Well, it seems to me that American forces have received such messages before, leading to some of the best quotes in American history. My favorite is also the shortest.

“Nuts,” The American Commander.

Melanie Phillips did truth-telling on the Palestinians as well.

The Palestinians’ violent reaction also demonstrates beyond doubt that, far from wanting to share Jerusalem with the Jews, they won’t permit the Jews to be there at all. Trump’s speech did not foreclose the option of a Palestine state, nor the prospect of the Palestinians having control of part of Jersualem. Their fury at the endorsement of Jerusalem as Israel’s capital at all shows how much they depend on the west facilitating their strategy.

Which is why the reaction of the British Prime Minister, Theresa May, is so stupid. She is far from hostile to Israel; but clearly, she hasn’t got the faintest idea of what the Arab war against Israel is about. It is not, as she appears to think, a conflict about the division of Jerusalem or the land. It is about destroying Israel altogether, and to that end an attempt to write the Jews out of their own history.

If Britain and Europe west followed Trump’s lead and moved their own embassies, and moreover told the Palestinians they no longer believed their lies or that their intentions were benign and started instead to treat them justifiably as pariahs, the war against Israel would end. Yet to its eternal shame, even though the US Congress is now passing legislation which will end American funding for murderous Palestinian incitement, Britain is continuing to fund the Palestinian Authority, thus making Britain complicit with incitement to hatred and murder of Jews and the destruction of Israel.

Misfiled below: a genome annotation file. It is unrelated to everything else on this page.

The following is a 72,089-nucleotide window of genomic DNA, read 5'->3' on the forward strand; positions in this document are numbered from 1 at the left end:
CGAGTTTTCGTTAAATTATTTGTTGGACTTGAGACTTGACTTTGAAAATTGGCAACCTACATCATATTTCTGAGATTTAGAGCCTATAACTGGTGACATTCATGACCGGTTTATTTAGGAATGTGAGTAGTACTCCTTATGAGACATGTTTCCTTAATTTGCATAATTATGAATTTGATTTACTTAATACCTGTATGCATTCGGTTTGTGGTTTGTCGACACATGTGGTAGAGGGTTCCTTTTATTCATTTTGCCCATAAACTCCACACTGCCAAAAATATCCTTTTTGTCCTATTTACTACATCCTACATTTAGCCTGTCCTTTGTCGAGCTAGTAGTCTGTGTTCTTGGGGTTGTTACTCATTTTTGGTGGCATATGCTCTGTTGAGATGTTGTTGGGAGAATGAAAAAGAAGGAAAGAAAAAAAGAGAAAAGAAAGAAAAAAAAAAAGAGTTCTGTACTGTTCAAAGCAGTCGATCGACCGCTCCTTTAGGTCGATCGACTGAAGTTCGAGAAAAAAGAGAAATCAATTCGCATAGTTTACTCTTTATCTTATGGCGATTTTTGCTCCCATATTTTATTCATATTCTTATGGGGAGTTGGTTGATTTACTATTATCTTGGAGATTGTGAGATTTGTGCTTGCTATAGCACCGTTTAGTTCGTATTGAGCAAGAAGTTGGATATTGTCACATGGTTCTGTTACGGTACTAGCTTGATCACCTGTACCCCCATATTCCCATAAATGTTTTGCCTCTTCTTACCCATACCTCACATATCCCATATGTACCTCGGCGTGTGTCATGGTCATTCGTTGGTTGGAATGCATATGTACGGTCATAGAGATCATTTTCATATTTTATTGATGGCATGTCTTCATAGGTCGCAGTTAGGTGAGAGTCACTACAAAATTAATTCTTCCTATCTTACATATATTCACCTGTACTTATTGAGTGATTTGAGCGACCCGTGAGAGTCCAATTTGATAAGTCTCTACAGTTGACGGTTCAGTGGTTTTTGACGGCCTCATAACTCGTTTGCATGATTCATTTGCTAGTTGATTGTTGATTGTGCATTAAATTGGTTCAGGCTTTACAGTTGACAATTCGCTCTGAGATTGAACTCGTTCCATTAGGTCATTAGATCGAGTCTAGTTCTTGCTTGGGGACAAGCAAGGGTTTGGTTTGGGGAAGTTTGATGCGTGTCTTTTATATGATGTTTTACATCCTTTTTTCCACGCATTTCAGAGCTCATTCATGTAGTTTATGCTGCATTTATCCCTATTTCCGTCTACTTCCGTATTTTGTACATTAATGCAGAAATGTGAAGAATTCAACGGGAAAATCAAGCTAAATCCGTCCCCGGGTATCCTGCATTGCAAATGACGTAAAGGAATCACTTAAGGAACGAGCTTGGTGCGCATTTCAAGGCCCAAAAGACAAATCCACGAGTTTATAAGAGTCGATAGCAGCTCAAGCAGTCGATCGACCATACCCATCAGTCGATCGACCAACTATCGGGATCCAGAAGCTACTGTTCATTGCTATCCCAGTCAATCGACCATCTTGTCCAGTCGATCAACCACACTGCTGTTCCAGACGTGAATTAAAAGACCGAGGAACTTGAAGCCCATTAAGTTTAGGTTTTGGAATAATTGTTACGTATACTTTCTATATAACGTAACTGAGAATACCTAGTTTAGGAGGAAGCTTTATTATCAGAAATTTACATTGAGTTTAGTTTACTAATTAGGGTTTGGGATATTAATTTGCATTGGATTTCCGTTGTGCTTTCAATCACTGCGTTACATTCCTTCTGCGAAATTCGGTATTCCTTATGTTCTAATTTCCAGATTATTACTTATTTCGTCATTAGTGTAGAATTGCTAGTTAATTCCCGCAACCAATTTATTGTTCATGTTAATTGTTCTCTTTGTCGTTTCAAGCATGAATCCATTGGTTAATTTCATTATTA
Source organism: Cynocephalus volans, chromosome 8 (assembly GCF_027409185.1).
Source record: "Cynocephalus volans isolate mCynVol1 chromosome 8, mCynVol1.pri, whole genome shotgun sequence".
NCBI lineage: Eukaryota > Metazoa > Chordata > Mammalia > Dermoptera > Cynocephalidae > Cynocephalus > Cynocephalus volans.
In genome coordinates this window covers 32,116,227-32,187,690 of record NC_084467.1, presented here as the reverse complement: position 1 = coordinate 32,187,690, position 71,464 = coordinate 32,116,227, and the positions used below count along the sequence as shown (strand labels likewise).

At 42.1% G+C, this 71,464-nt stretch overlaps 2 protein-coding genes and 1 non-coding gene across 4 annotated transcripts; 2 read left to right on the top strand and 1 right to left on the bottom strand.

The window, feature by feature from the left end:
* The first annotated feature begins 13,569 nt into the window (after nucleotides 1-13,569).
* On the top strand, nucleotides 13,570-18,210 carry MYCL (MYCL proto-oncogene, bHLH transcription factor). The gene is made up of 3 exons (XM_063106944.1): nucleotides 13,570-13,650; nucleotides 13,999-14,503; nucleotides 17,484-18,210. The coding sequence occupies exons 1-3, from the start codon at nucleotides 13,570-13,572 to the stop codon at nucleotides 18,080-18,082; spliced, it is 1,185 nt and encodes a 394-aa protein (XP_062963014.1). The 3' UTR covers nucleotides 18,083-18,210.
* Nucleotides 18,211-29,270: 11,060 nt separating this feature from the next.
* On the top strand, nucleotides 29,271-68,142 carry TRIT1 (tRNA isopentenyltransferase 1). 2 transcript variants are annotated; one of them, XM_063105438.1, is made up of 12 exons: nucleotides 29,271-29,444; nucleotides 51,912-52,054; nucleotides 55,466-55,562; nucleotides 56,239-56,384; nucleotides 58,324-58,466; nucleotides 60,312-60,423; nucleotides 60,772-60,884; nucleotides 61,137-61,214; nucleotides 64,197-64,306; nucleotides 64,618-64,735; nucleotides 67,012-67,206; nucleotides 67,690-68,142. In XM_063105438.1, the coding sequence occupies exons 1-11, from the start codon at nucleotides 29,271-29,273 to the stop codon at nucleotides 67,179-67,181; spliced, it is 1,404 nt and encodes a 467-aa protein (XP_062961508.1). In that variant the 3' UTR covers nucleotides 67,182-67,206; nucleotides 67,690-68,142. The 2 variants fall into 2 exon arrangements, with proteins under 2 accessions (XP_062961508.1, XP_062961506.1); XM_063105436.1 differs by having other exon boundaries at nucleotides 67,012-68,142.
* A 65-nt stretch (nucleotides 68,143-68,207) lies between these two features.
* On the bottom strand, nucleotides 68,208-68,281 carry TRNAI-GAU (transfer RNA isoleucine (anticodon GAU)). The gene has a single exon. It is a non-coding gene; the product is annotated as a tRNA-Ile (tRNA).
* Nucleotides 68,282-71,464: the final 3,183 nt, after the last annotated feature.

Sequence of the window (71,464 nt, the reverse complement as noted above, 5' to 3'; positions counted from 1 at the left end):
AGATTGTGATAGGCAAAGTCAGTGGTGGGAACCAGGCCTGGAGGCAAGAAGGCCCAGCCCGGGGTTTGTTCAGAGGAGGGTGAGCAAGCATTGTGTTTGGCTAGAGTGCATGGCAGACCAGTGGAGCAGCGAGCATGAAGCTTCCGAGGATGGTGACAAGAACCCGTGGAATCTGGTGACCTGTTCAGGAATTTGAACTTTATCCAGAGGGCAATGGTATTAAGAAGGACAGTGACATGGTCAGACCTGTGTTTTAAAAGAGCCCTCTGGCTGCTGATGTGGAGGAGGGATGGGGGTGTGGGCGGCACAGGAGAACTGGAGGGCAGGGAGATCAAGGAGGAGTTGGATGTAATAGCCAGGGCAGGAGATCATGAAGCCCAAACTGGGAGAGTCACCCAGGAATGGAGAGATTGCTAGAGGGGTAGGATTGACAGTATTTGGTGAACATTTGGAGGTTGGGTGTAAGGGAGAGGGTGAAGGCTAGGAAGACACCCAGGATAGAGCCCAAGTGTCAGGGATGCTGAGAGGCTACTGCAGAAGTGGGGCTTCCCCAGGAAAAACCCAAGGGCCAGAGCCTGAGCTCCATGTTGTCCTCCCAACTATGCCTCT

The Palestinians now find themselves in a fix. Saudi Arabia and associated Arab states will simply not allow them to get in the way of the all-important US and Israeli alliance against Iran. America has now shown it will no longer be manipulated in the campaign to destroy Israel.

So all the Palestinians are now left with is British and European support, and the old tactic of ramping up murderous violence against Israel to provoke it into actions which will cause the all-too reliable British and Europeans to try to punish Israel yet again.

British Prime Ministers should, I perceive, refrain from getting off airplanes with scraps of paper, far too often it has the result of encouraging enemies and discouraging friends. Right, Neville?

Welcome to December

Well, another week, for a lot of us Christians, we start a whole new year today, as we anticipate the birth of Jesus. I’m ready for one, and suspect you are too. He’s back!

Well, the President retweeted some British group (that hardly anybody had heard of, although they have now) and HMG came unglued. I wonder of it was because Britain First was correct. Less NSFW than usual, BTW.

Well, another week, another bunch of unemployed famous men who can’t seem to understand that women are not their property, or something.

More palatably

Christmas shopping?

And, of course

Mostly from PowerLine, Sleeping Beauty from Ace.